Their saviours might be some high-maintenance chicks
When an odd drumming noise starts to reverberate through the bushes, Dr Lucy Kemp jumps up, with a grin. “Come on, they’re here,” she urges, rushing outside.
Four prehistoric-looking birds are stalking across the ground like undertakers at a funeral, their bright-red necks a startling contrast to their solemn black bodies. They’re chatting to each other in a boom-box beat, like djembe drummers on a go-slow.
Lucy, whose father Dr Alan Kemp was head curator of the Transvaal Museum (now Ditsong
Museum of Natural History) Bird Department, is the manager of Mabula Ground Hornbill Project, and this is Storm and his family, her closest neighbours at Mabula Private Game Reserve in Limpopo.
Various threats have decimated Southern Ground Hornbills to render them Endangered, and Lucy and her colleagues and various partners are trying to reverse their decline by hand-rearing abandoned chicks to replenish the wild population.
“There are an estimated 2 000 birds left in South Africa in 400 to 500 breeding groups, and if we don’t do something about it we’re going to lose them altogether,” she says. “With 60 per cent of their land and 50 per cent of their population lost in just the last 30 years, it’s probably the swiftest-declining bird species in South Africa.”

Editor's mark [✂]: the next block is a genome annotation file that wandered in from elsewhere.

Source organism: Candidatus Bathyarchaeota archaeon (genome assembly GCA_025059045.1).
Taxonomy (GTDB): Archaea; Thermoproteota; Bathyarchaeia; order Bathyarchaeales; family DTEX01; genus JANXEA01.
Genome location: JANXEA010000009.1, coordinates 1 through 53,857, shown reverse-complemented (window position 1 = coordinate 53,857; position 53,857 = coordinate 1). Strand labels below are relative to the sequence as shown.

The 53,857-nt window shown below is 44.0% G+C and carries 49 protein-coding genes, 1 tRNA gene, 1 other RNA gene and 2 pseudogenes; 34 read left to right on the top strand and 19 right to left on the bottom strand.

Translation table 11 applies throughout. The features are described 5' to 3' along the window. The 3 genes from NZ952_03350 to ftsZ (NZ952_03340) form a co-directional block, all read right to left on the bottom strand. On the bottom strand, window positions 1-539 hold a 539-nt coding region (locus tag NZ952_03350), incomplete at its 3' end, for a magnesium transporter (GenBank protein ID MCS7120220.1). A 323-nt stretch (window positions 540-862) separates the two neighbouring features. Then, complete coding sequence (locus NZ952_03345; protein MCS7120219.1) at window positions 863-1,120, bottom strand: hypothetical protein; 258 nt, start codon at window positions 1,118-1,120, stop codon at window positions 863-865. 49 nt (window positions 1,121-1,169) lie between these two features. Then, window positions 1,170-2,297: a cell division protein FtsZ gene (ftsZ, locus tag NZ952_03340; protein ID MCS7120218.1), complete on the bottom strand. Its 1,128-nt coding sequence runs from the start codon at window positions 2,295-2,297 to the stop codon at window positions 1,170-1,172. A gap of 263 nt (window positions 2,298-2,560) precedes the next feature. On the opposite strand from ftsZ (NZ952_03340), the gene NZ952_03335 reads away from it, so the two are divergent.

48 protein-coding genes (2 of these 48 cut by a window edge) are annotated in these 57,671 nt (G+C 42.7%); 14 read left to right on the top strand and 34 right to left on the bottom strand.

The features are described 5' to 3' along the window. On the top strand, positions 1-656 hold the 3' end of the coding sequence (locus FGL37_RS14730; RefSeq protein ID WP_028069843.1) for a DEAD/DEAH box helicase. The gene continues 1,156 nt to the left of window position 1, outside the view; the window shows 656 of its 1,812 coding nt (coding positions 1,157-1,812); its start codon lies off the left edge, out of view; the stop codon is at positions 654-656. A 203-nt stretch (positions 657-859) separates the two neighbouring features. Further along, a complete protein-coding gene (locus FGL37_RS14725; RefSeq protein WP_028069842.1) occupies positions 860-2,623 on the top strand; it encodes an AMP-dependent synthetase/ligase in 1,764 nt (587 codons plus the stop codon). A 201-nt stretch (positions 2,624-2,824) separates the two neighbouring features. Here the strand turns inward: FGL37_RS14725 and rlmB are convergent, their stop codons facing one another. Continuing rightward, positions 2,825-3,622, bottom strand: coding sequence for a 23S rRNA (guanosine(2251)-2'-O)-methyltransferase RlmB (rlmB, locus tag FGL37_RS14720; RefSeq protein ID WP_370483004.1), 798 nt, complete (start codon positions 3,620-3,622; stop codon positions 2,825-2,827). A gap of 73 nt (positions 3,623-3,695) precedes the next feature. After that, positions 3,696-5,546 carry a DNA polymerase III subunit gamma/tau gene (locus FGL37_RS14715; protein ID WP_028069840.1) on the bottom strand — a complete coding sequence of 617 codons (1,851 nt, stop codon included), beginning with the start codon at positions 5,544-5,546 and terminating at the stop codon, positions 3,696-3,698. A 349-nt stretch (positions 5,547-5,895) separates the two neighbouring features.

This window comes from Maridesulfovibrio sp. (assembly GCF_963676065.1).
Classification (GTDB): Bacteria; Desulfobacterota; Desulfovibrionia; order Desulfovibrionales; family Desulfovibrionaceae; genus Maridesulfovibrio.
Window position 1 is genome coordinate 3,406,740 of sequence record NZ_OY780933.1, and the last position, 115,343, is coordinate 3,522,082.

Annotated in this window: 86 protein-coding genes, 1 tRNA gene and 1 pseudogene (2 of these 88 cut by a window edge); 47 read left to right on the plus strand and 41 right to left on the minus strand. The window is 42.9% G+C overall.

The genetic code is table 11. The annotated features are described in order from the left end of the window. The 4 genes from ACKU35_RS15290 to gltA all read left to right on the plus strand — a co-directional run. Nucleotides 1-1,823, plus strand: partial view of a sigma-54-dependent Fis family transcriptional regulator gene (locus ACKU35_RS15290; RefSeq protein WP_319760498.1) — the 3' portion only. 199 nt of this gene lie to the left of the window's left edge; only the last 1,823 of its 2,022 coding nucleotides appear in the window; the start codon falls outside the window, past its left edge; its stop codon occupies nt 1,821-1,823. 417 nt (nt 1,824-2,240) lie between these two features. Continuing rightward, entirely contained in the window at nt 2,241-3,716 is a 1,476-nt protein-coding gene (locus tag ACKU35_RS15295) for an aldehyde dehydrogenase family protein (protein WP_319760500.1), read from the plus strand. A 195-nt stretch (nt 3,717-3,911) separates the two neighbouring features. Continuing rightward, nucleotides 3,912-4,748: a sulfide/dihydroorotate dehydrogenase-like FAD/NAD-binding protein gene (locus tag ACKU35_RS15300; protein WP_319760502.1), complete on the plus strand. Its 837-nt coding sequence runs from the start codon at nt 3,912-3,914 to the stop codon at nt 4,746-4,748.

The more they learn about hornbills, the more they realise they still don’t know, says Lucy – and the more surprising it is that they survive at all in our fast-paced world. A big handicap is that they barely have a sex life. They take eight to ten years to reach maturity, and even then only the alpha pair of a group will breed, and not necessarily every year.
When they do get it on, they need to have identified a suitable cavity in a large tree to lay their eggs, because they can’t build nests. The same cavity can be used for generations, but if the old trees are destroyed (by storms, elephants or humans), they just stop breeding
if no other suitable hollow exists on their home turf.
Two eggs are usually laid, but a chick is so voracious that the family must all feed it with a constant succession of snakes, scorpions, lizards, small rodents and other tasty treats. The harassed parents can’t cope with two hungry beaks, so if the first chick is healthy, the second that hatches a few days later will endure a brief life of neglect until it dies of dehydration.
The one-chick policy has kept the species alive for eons, but humans have brought fatal threats. Each clan rules a large territory of about 100km², and their native savannah has been lost to farms and timber forests. Some are electrocuted when their grand wings and large bills spark across power lines. Others die from eating poison put out by farmers to kill jackals or leopards, or die from lead poisoning if they eat from a carcass killed by a lead bullet.
“If humans weren’t destroying everything the hornbills would be fine,” Lucy says. “People are the problem, so they have to be the solution as well.” The answer hopefully lies with those abandoned chicks, and the team and its partners have experimented for years to perfect hand-rearing techniques to release them into the wild. It’s a tricky task. Even if they are rescued before they die, and thrive on a diet of chopped-up mice, their human handmaidens can’t teach them how to be birds. These high-maintenance chicks must learn that from an experienced adult.